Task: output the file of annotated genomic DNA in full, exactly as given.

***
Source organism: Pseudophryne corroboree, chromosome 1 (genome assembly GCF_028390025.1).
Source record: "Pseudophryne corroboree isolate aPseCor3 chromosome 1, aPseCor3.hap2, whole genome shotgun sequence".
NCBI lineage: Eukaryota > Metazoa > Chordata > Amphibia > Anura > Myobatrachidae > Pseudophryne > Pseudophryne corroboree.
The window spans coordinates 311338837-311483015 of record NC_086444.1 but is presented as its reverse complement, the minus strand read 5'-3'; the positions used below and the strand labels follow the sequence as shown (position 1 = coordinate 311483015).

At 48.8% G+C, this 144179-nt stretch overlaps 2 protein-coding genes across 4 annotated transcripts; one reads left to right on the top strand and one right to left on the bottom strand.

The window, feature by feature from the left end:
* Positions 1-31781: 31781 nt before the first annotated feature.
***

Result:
Source organism: Pseudophryne corroboree, chromosome 1 (genome assembly GCF_028390025.1).
Source record: "Pseudophryne corroboree isolate aPseCor3 chromosome 1, aPseCor3.hap2, whole genome shotgun sequence".
NCBI lineage: Eukaryota > Metazoa > Chordata > Amphibia > Anura > Myobatrachidae > Pseudophryne > Pseudophryne corroboree.
The window spans coordinates 311338837-311483015 of record NC_086444.1 but is presented as its reverse complement, the minus strand read 5'-3'; the positions used below and the strand labels follow the sequence as shown (position 1 = coordinate 311483015).

At 48.8% G+C, this 144179-nt stretch overlaps 2 protein-coding genes across 4 annotated transcripts; one reads left to right on the top strand and one right to left on the bottom strand.

The window, feature by feature from the left end:
* Positions 1-31781: 31781 nt before the first annotated feature.